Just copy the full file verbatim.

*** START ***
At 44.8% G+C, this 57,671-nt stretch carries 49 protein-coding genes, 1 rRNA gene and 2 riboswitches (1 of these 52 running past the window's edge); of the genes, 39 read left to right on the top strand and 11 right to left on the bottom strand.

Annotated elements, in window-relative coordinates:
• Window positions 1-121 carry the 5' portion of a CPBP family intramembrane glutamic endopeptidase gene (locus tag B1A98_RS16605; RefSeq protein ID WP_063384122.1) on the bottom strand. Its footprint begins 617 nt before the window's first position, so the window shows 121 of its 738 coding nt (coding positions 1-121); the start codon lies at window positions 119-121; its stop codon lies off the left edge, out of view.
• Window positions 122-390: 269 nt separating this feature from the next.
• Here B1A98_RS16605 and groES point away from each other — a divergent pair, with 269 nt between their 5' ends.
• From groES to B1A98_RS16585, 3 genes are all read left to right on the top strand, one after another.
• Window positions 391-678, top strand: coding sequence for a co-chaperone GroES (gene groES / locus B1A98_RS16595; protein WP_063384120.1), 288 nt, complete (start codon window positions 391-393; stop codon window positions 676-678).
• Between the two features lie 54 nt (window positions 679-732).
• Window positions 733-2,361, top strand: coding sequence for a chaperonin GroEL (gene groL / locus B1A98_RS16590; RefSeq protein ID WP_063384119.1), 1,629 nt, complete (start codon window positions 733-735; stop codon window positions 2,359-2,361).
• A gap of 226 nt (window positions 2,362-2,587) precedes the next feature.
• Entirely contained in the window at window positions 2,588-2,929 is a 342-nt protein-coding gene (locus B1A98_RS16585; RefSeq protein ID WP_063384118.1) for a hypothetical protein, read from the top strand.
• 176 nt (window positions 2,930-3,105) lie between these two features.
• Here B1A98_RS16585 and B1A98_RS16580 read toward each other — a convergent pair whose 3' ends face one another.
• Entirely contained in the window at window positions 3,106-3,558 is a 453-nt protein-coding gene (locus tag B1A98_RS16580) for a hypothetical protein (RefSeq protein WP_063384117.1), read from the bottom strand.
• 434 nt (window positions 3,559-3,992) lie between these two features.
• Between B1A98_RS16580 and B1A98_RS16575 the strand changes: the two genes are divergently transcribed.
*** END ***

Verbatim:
At 44.8% G+C, this 57,671-nt stretch carries 49 protein-coding genes, 1 rRNA gene and 2 riboswitches (1 of these 52 running past the window's edge); of the genes, 39 read left to right on the top strand and 11 right to left on the bottom strand.

Annotated elements, in window-relative coordinates:
• Window positions 1-121 carry the 5' portion of a CPBP family intramembrane glutamic endopeptidase gene (locus tag B1A98_RS16605; RefSeq protein ID WP_063384122.1) on the bottom strand. Its footprint begins 617 nt before the window's first position, so the window shows 121 of its 738 coding nt (coding positions 1-121); the start codon lies at window positions 119-121; its stop codon lies off the left edge, out of view.
• Window positions 122-390: 269 nt separating this feature from the next.
• Here B1A98_RS16605 and groES point away from each other — a divergent pair, with 269 nt between their 5' ends.
• From groES to B1A98_RS16585, 3 genes are all read left to right on the top strand, one after another.
• Window positions 391-678, top strand: coding sequence for a co-chaperone GroES (gene groES / locus B1A98_RS16595; protein WP_063384120.1), 288 nt, complete (start codon window positions 391-393; stop codon window positions 676-678).
• Between the two features lie 54 nt (window positions 679-732).
• Window positions 733-2,361, top strand: coding sequence for a chaperonin GroEL (gene groL / locus B1A98_RS16590; RefSeq protein ID WP_063384119.1), 1,629 nt, complete (start codon window positions 733-735; stop codon window positions 2,359-2,361).
• A gap of 226 nt (window positions 2,362-2,587) precedes the next feature.
• Entirely contained in the window at window positions 2,588-2,929 is a 342-nt protein-coding gene (locus B1A98_RS16585; RefSeq protein ID WP_063384118.1) for a hypothetical protein, read from the top strand.
• 176 nt (window positions 2,930-3,105) lie between these two features.
• Here B1A98_RS16585 and B1A98_RS16580 read toward each other — a convergent pair whose 3' ends face one another.
• Entirely contained in the window at window positions 3,106-3,558 is a 453-nt protein-coding gene (locus tag B1A98_RS16580) for a hypothetical protein (RefSeq protein WP_063384117.1), read from the bottom strand.
• 434 nt (window positions 3,559-3,992) lie between these two features.
• Between B1A98_RS16580 and B1A98_RS16575 the strand changes: the two genes are divergently transcribed.